[Review]Bleak, joyless tragedy of doughy worth

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[Review]Bleak, joyless tragedy of doughy worth


Dwight Arno (Mark Ruffalo, right) resolves to turn himself in to a police sergeant (Antoni Corone, left) but fails to do so at the last moment. [MovieWeb]

In prior reviews, including last week’s for “Changeling,” I’ve voiced my distaste for ridiculous coincidences within a film’s plot.

This is why I hated the saccharine romantic comedy “Serendipity” despite my crush on John Cusack, and why I thought the childhood rapist-turned-Taliban warlord in “The Kite Runner” was a gratingly obvious villain.

“Reservation Road,” a new release this week, is a movie that hinges on a string of such twists of fate.

The film - based on a novel, but not to be confused with the coming “Revolutionary Road” starring Leonardo Di Caprio and Kate Winslet - is another victim of such contrived coincidences.

When a hit-and-run accident claims the life of young Josh Learner, parents Ethan and Grace Learner (a doughy Joaquin Phoenix and the lovely Jennifer Connelly) are distraught at the police’s inability to track down their son’s killer.

Going by the advice of an Internet support group (which should never really be any sane adult’s course of action), Ethan decides to hire a lawyer to put pressure on the police investigation.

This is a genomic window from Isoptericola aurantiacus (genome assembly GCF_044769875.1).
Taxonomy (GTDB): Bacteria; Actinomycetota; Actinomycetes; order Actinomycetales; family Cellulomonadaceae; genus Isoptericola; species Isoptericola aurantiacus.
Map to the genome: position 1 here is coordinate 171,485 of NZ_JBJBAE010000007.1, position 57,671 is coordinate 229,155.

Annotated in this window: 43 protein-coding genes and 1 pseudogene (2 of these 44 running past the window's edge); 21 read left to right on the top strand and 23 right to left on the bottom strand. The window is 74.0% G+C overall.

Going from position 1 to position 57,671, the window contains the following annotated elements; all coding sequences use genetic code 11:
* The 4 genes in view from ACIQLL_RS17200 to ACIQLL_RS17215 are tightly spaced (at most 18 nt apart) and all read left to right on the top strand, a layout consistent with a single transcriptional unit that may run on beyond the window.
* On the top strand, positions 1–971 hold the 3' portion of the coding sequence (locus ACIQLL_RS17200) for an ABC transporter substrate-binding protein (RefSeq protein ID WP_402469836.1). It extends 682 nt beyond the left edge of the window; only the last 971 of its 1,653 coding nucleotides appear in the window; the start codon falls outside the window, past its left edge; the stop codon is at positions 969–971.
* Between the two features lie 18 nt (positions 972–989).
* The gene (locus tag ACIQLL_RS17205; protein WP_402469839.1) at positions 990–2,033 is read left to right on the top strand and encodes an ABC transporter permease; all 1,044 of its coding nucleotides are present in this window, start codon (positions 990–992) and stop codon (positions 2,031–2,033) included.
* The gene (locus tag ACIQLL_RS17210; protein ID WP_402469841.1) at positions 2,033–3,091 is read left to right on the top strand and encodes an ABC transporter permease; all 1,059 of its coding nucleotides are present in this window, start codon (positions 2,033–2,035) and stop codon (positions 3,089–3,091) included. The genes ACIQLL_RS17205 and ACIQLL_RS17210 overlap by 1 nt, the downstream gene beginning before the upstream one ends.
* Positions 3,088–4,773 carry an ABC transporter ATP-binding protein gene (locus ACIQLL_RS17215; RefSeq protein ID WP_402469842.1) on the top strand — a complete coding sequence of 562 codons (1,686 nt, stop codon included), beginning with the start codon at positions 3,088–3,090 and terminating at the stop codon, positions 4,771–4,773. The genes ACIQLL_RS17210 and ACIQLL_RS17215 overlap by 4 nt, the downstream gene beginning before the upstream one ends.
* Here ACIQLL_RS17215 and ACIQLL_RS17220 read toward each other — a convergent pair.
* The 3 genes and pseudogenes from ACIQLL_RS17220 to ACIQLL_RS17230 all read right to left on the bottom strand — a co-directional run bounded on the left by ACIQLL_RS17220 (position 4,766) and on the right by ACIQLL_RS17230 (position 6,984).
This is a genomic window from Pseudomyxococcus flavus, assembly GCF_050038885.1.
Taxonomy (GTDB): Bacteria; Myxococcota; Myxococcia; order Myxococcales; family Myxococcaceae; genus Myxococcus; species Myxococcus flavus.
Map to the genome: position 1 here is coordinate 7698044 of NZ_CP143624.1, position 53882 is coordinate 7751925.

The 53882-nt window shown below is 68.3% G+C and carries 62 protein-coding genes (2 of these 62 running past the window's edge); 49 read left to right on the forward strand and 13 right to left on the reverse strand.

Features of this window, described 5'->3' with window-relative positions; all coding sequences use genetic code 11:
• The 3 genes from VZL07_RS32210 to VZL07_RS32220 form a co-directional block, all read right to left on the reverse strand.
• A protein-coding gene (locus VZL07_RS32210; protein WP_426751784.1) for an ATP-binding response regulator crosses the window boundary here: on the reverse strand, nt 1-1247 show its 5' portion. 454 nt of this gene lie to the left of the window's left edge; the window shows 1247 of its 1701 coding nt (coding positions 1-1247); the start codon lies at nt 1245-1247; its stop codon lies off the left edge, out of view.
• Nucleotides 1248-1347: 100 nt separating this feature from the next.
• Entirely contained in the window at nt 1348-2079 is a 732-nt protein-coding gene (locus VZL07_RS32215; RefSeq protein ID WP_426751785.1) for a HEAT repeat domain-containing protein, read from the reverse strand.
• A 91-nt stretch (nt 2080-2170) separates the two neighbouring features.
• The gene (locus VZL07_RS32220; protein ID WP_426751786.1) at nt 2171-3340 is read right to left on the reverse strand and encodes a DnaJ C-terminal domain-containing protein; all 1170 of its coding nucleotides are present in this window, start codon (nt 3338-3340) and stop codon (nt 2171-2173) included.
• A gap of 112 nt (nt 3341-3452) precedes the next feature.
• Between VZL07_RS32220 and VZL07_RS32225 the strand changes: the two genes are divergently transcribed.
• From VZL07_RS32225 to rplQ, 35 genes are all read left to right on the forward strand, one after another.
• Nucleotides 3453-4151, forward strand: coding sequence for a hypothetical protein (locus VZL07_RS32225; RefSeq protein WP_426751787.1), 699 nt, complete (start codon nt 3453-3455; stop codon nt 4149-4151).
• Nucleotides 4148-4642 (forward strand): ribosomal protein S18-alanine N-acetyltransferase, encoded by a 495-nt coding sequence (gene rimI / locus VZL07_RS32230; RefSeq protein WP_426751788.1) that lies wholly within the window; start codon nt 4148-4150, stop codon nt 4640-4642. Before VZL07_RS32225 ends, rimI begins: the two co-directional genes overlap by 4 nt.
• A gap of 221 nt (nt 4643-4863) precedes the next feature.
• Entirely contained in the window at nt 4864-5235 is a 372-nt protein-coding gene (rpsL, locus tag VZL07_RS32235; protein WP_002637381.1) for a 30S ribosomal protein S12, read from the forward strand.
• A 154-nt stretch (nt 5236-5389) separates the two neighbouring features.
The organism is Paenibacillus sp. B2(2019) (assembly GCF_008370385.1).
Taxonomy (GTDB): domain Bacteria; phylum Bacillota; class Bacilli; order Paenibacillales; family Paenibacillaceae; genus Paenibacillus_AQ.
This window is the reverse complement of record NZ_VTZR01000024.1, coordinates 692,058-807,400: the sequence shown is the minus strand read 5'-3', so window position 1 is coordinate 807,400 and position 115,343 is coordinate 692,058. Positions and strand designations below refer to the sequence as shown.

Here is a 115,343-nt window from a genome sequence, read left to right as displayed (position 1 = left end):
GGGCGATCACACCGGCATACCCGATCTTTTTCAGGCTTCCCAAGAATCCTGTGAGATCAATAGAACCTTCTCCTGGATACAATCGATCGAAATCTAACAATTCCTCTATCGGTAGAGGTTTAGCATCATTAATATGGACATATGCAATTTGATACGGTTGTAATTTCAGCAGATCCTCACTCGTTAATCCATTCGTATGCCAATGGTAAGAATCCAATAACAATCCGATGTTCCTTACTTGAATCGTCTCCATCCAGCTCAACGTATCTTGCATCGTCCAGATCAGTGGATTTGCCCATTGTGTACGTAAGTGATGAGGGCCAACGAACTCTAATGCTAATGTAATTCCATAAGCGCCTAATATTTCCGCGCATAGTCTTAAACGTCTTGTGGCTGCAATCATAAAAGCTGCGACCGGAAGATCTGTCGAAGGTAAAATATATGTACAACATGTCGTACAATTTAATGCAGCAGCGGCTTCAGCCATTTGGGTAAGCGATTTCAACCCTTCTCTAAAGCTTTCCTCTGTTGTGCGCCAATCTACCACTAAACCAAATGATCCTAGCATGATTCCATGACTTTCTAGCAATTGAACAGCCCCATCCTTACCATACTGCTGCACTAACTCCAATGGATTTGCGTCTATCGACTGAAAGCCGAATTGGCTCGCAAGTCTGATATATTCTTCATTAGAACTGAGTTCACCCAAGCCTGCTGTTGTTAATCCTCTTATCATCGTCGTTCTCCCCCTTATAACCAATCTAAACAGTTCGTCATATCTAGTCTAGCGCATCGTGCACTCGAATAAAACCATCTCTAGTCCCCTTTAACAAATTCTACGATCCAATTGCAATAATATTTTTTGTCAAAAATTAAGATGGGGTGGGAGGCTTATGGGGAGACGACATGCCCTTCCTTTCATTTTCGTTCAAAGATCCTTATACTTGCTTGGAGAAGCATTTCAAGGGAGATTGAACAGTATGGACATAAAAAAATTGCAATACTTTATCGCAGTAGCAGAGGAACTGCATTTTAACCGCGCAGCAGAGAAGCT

And who else is the lawyer but Josh’s killer, Dwight Arno (an even doughier Mark Ruffalo)?

Writers John Burnham Schwartz and Terry George heighten this artificially created tension - especially for a film so firmly set in reality - by penning lines for Phoenix like “We’re going to hunt that guy down,” in conversations with Ruffalo.

Add to that some more flukes, such as the fact that Dwight’s ex-wife, Ruth Wheldon (Mira Sorvino) teaches piano lessons to Ethan and Grace’s daughter, Emma (Elle Fanning - yes, she’s Dakota’s sister).

The “small world” factor is the vehicle the writers seek to manipulate as Phoenix’s Ethan works to uncover the truth.

The film is a tragedy in its truest sense, in that Ruffalo as Dwight creates his own misery.

He doesn’t stop driving after knowingly hitting Josh because he’s on the verge of losing visitation rights with his son.

He tries to turn himself in, only to have cowardice strike at the last minute. Then there’s Ethan’s obsession over finding his son’s killer, a descent that begins to isolate him from his grieving family.

But aside from being overwhelmingly sad - like when Ethan, Grace and Emma must drive away from Josh’s body cordoned off at the crime scene - Reservation Road fails to elicit emotion.

Jennifer Connelly does some sorrowful sobbing, but without anyone else to back her up, the performance falls flat.

The male leads are problematic, as Ruffalo is a miserable wretch and Phoenix suffers from overweening wrath.

Some say in order to know true happiness, one needs to know true sadness.

Assuming that the reverse is true, then audiences have only the briefest flickers of happiness to contrast with the pervasive bleakness of an overwrought, joyless film.

Reservation Road

Drama, Thriller / English

104 min.

Now playing

By Hannah Bae Contributing Writer [hannahbae@gmail.com]
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